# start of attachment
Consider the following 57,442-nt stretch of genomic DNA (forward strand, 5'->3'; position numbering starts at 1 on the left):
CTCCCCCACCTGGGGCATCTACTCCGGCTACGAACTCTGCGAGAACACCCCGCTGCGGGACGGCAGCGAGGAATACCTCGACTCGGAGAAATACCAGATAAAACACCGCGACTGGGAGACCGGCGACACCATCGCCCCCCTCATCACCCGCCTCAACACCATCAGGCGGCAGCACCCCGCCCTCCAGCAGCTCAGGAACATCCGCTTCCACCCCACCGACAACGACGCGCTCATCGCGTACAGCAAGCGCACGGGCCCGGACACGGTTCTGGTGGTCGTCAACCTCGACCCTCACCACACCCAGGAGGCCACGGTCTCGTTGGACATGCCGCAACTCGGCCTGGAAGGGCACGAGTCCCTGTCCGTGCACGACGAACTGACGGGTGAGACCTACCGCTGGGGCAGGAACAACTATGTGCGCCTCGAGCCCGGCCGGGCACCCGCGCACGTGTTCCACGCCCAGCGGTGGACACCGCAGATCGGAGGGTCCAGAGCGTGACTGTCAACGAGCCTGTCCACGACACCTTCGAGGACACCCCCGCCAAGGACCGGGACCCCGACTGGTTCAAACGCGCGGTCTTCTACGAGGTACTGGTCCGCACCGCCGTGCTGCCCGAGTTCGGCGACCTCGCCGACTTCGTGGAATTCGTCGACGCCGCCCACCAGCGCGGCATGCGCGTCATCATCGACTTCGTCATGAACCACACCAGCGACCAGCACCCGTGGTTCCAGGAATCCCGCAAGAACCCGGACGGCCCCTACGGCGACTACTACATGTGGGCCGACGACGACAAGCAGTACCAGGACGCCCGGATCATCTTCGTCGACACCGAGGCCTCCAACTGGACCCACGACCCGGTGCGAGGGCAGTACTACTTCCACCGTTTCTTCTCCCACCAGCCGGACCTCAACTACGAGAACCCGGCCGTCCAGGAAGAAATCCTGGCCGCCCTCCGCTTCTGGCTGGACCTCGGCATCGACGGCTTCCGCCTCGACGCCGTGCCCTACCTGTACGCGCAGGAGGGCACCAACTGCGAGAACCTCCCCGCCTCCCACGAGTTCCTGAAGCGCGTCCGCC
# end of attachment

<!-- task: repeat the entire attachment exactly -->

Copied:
Consider the following 57,442-nt stretch of genomic DNA (forward strand, 5'->3'; position numbering starts at 1 on the left):
CTCCCCCACCTGGGGCATCTACTCCGGCTACGAACTCTGCGAGAACACCCCGCTGCGGGACGGCAGCGAGGAATACCTCGACTCGGAGAAATACCAGATAAAACACCGCGACTGGGAGACCGGCGACACCATCGCCCCCCTCATCACCCGCCTCAACACCATCAGGCGGCAGCACCCCGCCCTCCAGCAGCTCAGGAACATCCGCTTCCACCCCACCGACAACGACGCGCTCATCGCGTACAGCAAGCGCACGGGCCCGGACACGGTTCTGGTGGTCGTCAACCTCGACCCTCACCACACCCAGGAGGCCACGGTCTCGTTGGACATGCCGCAACTCGGCCTGGAAGGGCACGAGTCCCTGTCCGTGCACGACGAACTGACGGGTGAGACCTACCGCTGGGGCAGGAACAACTATGTGCGCCTCGAGCCCGGCCGGGCACCCGCGCACGTGTTCCACGCCCAGCGGTGGACACCGCAGATCGGAGGGTCCAGAGCGTGACTGTCAACGAGCCTGTCCACGACACCTTCGAGGACACCCCCGCCAAGGACCGGGACCCCGACTGGTTCAAACGCGCGGTCTTCTACGAGGTACTGGTCCGCACCGCCGTGCTGCCCGAGTTCGGCGACCTCGCCGACTTCGTGGAATTCGTCGACGCCGCCCACCAGCGCGGCATGCGCGTCATCATCGACTTCGTCATGAACCACACCAGCGACCAGCACCCGTGGTTCCAGGAATCCCGCAAGAACCCGGACGGCCCCTACGGCGACTACTACATGTGGGCCGACGACGACAAGCAGTACCAGGACGCCCGGATCATCTTCGTCGACACCGAGGCCTCCAACTGGACCCACGACCCGGTGCGAGGGCAGTACTACTTCCACCGTTTCTTCTCCCACCAGCCGGACCTCAACTACGAGAACCCGGCCGTCCAGGAAGAAATCCTGGCCGCCCTCCGCTTCTGGCTGGACCTCGGCATCGACGGCTTCCGCCTCGACGCCGTGCCCTACCTGTACGCGCAGGAGGGCACCAACTGCGAGAACCTCCCCGCCTCCCACGAGTTCCTGAAGCGCGTCCGCC